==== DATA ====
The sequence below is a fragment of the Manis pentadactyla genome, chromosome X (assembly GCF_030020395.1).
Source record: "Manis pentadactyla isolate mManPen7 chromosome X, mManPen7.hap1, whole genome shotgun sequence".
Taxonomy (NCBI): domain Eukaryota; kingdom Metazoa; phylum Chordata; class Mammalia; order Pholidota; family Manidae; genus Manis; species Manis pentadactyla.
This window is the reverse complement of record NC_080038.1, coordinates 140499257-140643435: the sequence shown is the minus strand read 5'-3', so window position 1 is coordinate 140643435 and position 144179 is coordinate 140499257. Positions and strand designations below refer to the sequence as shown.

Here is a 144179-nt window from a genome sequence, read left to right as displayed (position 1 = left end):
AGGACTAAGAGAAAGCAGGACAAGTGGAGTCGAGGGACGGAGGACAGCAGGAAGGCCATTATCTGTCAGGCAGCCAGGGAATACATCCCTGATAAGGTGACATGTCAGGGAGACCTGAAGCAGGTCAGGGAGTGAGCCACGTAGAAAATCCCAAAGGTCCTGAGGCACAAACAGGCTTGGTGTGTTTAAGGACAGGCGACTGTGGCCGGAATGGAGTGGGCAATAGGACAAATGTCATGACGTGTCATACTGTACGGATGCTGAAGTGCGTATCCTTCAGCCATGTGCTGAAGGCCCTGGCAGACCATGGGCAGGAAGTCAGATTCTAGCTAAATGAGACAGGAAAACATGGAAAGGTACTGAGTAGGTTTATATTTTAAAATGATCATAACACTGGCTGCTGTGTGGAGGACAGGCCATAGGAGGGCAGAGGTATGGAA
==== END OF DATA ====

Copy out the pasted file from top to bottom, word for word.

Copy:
The sequence below is a fragment of the Manis pentadactyla genome, chromosome X (assembly GCF_030020395.1).
Source record: "Manis pentadactyla isolate mManPen7 chromosome X, mManPen7.hap1, whole genome shotgun sequence".
Taxonomy (NCBI): domain Eukaryota; kingdom Metazoa; phylum Chordata; class Mammalia; order Pholidota; family Manidae; genus Manis; species Manis pentadactyla.
This window is the reverse complement of record NC_080038.1, coordinates 140499257-140643435: the sequence shown is the minus strand read 5'-3', so window position 1 is coordinate 140643435 and position 144179 is coordinate 140499257. Positions and strand designations below refer to the sequence as shown.

Here is a 144179-nt window from a genome sequence, read left to right as displayed (position 1 = left end):
AGGACTAAGAGAAAGCAGGACAAGTGGAGTCGAGGGACGGAGGACAGCAGGAAGGCCATTATCTGTCAGGCAGCCAGGGAATACATCCCTGATAAGGTGACATGTCAGGGAGACCTGAAGCAGGTCAGGGAGTGAGCCACGTAGAAAATCCCAAAGGTCCTGAGGCACAAACAGGCTTGGTGTGTTTAAGGACAGGCGACTGTGGCCGGAATGGAGTGGGCAATAGGACAAATGTCATGACGTGTCATACTGTACGGATGCTGAAGTGCGTATCCTTCAGCCATGTGCTGAAGGCCCTGGCAGACCATGGGCAGGAAGTCAGATTCTAGCTAAATGAGACAGGAAAACATGGAAAGGTACTGAGTAGGTTTATATTTTAAAATGATCATAACACTGGCTGCTGTGTGGAGGACAGGCCATAGGAGGGCAGAGGTATGGAA